Damage

[¶15] In support of its position, Atlas presented the testimony of its expert that there was a significant amount of water drainage occurring in the direction of the Strong property prior to any development on the Atlas property. The circuit court, however, concluded that Atlas's expert's conclusions on the water drainage facts " lacked sufficient foundation to be reliable or complete" and that his testimony was of " limited usefulness to the [circuit court's] decision." See Sauer v. Tiffany Laundry & Dry Cleaners, 2001 S.D. 24, ¶ 14, 622 N.W.2d 741, 745 (providing that " [f]act finders are free to reasonably accept or reject all, part, or none of an expert's opinion" ). Indeed, the record demonstrates that Atlas's expert's review of the historical data did not include any review of data predating Atlas's construction of the addition to its plant. The circuit court noted, and the record supports, that Atlas's expert examined the property at issue only one week before the court trial while Strong has lived on the property for more than 20 years. Atlas's expert conducted no speed or other calculations to determine the extent or effect of the water flow from Atlas's property to Strong's property. The record supports the circuit court's characterization of the expert's testimony that the construction of Atlas's addition

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" dramatically increased the slope of the land nearest the residential boundary line shared with [Strong]." In addition, the record demonstrates that Atlas's expert did not perform any soil testing or hydrology calculations and did not consider the lay of the land.

[¶16] Based on Strong's testimony, the circuit court found that the water drainage problem began after Atlas constructed the addition to its plant. Strong testified that nearly all of the water draining from Atlas's property flowed onto her property. Strong supported her testimony with record evidence, such as pictures of the water drainage issues and precipitation data. The circuit court also found Strong to be an " extremely credible witness" and that she simply " misspoke and used the wrong date" during her deposition.[3] " On review, this Court defers to the circuit court, as fact finder, to determine the credibility of witnesses and the weight to be given to their testimony." Peterson v. Issenhuth, 2014 S.D. 1, ¶ 15, 842 N.W.2d 351, 355 (quoting Hubbard v. City of Pierre, 2010 S.D. 55, ¶ 26, 784 N.W.2d 499, 511). Thus, the record supports the findings and conclusions of the circuit court that Atlas's actions caused the damage to Strong's property.

Irreparable Harm

[¶17] " Harm is . . . irreparable 'where . . . it cannot be readily, adequately, and completely compensated with money.'" Knodel, 1998 S.D. 73, ¶ 13, 581 N.W.2d at 509 (quoting Maryhouse, Inc. v. Hamilton, 473 N.W.2d 472, 475 (S.D. 1991)). We agree with the circuit court that, in this case, an award of monetary damages would not fix the underlying water drainage issue. It is important to note, however, that once the continuing problem ends, the harm to Strong could be adequately compensated with monetary damages. Without the issuance of an injunction, Strong's property will continue to suffer damage from fast rainfall or quick snowmelt, inevitably causing Strong irreparable harm into the future. Furthermore, Strong testified that an award of money damages would not cure the problem at issue here.[4]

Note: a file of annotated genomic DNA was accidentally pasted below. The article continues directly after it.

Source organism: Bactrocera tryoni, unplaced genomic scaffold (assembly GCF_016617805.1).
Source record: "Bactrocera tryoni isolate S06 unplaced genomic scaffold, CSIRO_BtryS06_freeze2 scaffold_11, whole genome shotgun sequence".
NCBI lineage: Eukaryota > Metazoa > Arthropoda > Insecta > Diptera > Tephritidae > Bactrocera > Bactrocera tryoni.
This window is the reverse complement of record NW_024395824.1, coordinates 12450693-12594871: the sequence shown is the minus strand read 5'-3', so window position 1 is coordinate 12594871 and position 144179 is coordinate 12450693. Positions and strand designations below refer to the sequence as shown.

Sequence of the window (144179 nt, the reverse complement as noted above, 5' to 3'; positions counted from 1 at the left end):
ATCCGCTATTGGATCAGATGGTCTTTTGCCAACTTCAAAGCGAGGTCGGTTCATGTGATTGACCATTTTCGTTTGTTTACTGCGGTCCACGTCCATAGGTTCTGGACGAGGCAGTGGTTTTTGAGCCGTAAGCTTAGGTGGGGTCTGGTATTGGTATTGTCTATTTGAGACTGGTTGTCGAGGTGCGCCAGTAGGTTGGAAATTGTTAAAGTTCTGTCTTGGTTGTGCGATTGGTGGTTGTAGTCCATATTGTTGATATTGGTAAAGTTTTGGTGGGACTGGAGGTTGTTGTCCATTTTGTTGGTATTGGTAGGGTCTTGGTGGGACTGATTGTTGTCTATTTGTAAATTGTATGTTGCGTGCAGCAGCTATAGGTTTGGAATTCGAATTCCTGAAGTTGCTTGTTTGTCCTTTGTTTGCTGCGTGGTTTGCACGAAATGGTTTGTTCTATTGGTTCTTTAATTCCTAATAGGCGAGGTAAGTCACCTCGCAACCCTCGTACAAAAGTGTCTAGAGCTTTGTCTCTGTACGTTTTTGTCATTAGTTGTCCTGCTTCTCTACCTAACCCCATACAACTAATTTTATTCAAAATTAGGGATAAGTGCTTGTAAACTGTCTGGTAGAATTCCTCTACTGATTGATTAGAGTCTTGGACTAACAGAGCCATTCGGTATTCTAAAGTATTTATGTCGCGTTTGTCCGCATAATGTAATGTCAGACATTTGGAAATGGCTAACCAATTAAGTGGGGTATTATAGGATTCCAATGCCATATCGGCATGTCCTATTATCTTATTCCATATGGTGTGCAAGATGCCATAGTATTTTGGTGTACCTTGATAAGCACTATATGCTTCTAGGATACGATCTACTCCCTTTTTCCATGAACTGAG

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Bad Faith or Innocent Mistake

[¶18] The circuit court found that Atlas acted in bad faith by assuring Strong and the City that it was acting as a " good neighbor" and was pursuing a solution to the water drainage issue when the facts of the case show that Atlas was not in fact pursuing such a solution. We agree. Atlas had notice in 2008 of the water drainage issue. The record demonstrates that the City provided Atlas alternatives and gave it a timeline for compliance with one of the alternatives. However, as of the date of the court trial, Atlas had not remedied the water drainage issue. Neither of the City's alternative remedies would have interfered with Atlas's daily operations or business. In contrast, the circuit court concluded that Strong had not acted in bad faith by actively working with Atlas and the City to find a solution to the problem. She documented the problem and resulting harm to her property through photographs and precipitation data.

Balancing Hardship and Benefit

[¶19] We agree with the circuit court that the balancing of the equities supports the issuance of an injunction in favor of Strong. Without an injunction, Strong's property would continue to experience water damage. The circuit court determined that the injunction would force Atlas to remedy the issue on its property--property over which Strong had no control. Further, the injunction would not affect Atlas's ability to conduct its business. See Prairie Hills Water & Dev. Co. v. Gross, 2002 S.D. 133, ¶ 39, 653 N.W.2d 745, 754 (acknowledging that " it is within the province of the trial court to enjoin all business activities which cause a nuisance, even where the result may be termination of the present use of the property" ) (emphasis omitted). But, an injunction would favorably affect Strong's use and enjoyment of her property.